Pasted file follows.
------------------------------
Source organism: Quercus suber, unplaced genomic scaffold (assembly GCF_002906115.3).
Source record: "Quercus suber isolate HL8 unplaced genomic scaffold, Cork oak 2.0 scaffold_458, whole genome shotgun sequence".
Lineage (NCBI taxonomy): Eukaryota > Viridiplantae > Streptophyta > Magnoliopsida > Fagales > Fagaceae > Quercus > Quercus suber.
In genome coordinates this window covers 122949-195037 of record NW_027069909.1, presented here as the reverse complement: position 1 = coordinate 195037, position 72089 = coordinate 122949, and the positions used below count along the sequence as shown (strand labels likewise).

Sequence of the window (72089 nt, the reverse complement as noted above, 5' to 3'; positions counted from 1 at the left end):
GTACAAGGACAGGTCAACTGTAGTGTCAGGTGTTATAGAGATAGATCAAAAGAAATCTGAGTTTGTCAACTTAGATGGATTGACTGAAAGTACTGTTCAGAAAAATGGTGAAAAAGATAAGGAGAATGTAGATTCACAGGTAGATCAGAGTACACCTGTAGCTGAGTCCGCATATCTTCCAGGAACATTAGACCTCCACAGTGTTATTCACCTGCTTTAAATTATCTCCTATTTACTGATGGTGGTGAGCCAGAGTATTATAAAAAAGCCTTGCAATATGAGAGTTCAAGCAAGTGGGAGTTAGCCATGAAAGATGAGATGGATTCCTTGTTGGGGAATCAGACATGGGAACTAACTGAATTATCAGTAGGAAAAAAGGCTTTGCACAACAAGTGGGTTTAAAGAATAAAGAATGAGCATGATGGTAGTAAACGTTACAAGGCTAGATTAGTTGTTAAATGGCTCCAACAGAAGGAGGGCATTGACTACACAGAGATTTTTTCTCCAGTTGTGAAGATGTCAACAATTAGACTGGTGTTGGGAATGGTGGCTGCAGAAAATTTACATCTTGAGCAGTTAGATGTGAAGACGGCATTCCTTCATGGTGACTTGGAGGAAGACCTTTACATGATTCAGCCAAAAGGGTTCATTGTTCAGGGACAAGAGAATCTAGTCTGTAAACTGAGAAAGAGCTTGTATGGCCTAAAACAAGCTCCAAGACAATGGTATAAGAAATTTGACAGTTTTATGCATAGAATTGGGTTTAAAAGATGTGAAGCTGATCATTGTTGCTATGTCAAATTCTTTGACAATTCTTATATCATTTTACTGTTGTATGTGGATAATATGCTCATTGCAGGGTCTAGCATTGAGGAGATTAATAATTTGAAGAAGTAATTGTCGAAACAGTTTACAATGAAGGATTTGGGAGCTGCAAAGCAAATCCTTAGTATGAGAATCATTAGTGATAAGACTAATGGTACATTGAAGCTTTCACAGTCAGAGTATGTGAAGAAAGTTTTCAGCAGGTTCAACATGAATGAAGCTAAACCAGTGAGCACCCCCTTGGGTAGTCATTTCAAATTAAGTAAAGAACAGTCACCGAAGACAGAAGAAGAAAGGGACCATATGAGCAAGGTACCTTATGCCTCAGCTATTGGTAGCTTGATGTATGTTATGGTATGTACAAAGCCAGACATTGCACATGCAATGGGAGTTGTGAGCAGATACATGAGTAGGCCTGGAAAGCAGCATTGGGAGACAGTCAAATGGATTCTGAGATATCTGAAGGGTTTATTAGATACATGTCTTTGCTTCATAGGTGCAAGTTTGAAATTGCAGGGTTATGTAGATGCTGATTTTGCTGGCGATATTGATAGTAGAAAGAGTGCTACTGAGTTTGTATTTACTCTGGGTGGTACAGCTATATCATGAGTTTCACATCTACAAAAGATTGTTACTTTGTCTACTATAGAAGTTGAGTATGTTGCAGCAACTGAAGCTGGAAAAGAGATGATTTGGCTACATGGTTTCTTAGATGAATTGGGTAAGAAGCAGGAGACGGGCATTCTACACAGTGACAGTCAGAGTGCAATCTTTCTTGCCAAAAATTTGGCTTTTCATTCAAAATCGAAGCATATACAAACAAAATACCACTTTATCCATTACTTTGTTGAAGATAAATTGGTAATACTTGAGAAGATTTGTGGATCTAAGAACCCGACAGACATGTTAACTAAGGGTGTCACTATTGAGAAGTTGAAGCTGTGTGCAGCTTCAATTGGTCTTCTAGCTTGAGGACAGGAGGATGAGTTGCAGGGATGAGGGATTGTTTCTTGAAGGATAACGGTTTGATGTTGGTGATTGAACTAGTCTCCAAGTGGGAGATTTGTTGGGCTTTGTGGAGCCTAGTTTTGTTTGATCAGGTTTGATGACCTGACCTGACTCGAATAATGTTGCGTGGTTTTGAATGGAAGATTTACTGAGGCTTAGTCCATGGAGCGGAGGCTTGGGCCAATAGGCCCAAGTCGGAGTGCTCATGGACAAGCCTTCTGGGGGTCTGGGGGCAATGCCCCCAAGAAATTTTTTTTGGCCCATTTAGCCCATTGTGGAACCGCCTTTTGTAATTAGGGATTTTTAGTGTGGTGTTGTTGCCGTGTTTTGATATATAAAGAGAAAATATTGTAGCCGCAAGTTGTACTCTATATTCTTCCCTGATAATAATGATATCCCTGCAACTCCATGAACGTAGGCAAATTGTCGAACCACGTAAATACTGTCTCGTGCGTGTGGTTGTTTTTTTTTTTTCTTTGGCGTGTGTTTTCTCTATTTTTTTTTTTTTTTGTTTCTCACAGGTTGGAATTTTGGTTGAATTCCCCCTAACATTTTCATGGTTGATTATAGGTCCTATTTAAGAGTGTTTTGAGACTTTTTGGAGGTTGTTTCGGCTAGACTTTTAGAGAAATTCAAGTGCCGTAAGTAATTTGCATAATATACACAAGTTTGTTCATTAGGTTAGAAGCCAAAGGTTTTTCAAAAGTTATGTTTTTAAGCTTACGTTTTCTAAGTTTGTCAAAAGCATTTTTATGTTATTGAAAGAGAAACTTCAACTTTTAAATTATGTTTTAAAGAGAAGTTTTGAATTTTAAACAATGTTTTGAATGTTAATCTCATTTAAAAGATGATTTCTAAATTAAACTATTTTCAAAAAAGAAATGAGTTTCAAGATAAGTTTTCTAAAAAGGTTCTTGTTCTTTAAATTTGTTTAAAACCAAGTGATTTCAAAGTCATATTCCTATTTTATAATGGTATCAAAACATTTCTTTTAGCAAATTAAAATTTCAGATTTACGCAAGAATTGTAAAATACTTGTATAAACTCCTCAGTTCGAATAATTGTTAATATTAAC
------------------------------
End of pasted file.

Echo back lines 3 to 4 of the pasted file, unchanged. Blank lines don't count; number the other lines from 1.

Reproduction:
Lineage (NCBI taxonomy): Eukaryota > Viridiplantae > Streptophyta > Magnoliopsida > Fagales > Fagaceae > Quercus > Quercus suber.
In genome coordinates this window covers 122949-195037 of record NW_027069909.1, presented here as the reverse complement: position 1 = coordinate 195037, position 72089 = coordinate 122949, and the positions used below count along the sequence as shown (strand labels likewise).